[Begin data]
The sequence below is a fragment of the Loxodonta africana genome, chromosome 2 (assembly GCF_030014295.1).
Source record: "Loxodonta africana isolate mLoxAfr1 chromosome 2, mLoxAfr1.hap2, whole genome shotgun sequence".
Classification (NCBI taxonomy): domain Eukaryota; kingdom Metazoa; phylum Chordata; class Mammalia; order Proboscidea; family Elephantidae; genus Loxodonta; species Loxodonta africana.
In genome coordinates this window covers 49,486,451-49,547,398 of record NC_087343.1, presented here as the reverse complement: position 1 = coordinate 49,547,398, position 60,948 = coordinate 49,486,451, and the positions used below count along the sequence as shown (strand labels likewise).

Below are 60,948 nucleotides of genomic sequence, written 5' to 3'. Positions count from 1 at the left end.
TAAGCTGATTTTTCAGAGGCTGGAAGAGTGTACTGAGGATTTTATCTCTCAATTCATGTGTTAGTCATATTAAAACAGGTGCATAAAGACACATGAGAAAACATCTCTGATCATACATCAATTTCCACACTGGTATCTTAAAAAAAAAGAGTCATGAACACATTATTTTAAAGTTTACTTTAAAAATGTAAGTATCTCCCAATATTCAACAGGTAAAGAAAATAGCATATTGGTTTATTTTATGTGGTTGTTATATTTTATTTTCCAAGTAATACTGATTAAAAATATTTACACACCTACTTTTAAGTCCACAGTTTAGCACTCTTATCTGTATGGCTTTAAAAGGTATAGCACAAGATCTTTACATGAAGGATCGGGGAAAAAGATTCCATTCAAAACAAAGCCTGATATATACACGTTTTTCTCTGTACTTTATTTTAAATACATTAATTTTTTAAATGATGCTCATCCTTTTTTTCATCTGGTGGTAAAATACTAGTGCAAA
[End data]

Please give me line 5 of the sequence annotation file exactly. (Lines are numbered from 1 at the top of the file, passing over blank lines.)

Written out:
Below are 60,948 nucleotides of genomic sequence, written 5' to 3'. Positions count from 1 at the left end.